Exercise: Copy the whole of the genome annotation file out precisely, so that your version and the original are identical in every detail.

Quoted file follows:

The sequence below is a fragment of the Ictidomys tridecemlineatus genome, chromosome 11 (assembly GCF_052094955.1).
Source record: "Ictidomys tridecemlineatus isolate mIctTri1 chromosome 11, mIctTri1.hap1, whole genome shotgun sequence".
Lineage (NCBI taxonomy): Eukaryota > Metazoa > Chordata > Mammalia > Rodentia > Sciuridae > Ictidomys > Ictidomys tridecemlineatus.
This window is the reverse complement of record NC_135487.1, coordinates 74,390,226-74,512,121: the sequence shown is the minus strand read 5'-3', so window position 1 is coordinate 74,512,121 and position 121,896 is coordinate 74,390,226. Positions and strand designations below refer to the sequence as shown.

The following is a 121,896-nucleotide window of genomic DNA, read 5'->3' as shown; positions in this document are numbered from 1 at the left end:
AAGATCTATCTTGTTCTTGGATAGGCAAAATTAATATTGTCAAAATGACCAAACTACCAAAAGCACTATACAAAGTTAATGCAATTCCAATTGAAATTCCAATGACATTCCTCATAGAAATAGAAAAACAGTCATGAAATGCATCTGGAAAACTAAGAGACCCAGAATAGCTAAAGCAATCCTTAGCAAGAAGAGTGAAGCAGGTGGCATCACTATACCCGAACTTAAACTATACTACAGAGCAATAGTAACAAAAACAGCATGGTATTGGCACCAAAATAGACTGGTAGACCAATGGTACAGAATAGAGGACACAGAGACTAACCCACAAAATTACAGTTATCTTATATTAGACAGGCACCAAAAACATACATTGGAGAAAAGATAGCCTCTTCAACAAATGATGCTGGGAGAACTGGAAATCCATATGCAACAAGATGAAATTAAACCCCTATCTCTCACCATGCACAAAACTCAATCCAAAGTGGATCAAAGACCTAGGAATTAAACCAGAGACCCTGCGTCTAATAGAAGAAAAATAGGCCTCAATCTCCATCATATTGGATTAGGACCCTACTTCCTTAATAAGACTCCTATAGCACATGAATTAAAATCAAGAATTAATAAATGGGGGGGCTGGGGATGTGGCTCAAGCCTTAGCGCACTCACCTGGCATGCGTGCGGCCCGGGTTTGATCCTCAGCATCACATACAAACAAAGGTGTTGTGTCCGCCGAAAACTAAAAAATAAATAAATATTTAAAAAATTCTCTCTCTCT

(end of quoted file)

The sequence below is a fragment of the Ictidomys tridecemlineatus genome, chromosome 11 (assembly GCF_052094955.1).
Source record: "Ictidomys tridecemlineatus isolate mIctTri1 chromosome 11, mIctTri1.hap1, whole genome shotgun sequence".
Lineage (NCBI taxonomy): Eukaryota > Metazoa > Chordata > Mammalia > Rodentia > Sciuridae > Ictidomys > Ictidomys tridecemlineatus.
This window is the reverse complement of record NC_135487.1, coordinates 74,390,226-74,512,121: the sequence shown is the minus strand read 5'-3', so window position 1 is coordinate 74,512,121 and position 121,896 is coordinate 74,390,226. Positions and strand designations below refer to the sequence as shown.

The following is a 121,896-nucleotide window of genomic DNA, read 5'->3' as shown; positions in this document are numbered from 1 at the left end:
AAGATCTATCTTGTTCTTGGATAGGCAAAATTAATATTGTCAAAATGACCAAACTACCAAAAGCACTATACAAAGTTAATGCAATTCCAATTGAAATTCCAATGACATTCCTCATAGAAATAGAAAAACAGTCATGAAATGCATCTGGAAAACTAAGAGACCCAGAATAGCTAAAGCAATCCTTAGCAAGAAGAGTGAAGCAGGTGGCATCACTATACCCGAACTTAAACTATACTACAGAGCAATAGTAACAAAAACAGCATGGTATTGGCACCAAAATAGACTGGTAGACCAATGGTACAGAATAGAGGACACAGAGACTAACCCACAAAATTACAGTTATCTTATATTAGACAGGCACCAAAAACATACATTGGAGAAAAGATAGCCTCTTCAACAAATGATGCTGGGAGAACTGGAAATCCATATGCAACAAGATGAAATTAAACCCCTATCTCTCACCATGCACAAAACTCAATCCAAAGTGGATCAAAGACCTAGGAATTAAACCAGAGACCCTGCGTCTAATAGAAGAAAAATAGGCCTCAATCTCCATCATATTGGATTAGGACCCTACTTCCTTAATAAGACTCCTATAGCACATGAATTAAAATCAAGAATTAATAAATGGGGGGGCTGGGGATGTGGCTCAAGCCTTAGCGCACTCACCTGGCATGCGTGCGGCCCGGGTTTGATCCTCAGCATCACATACAAACAAAGGTGTTGTGTCCGCCGAAAACTAAAAAATAAATAAATATTTAAAAAATTCTCTCTCTCT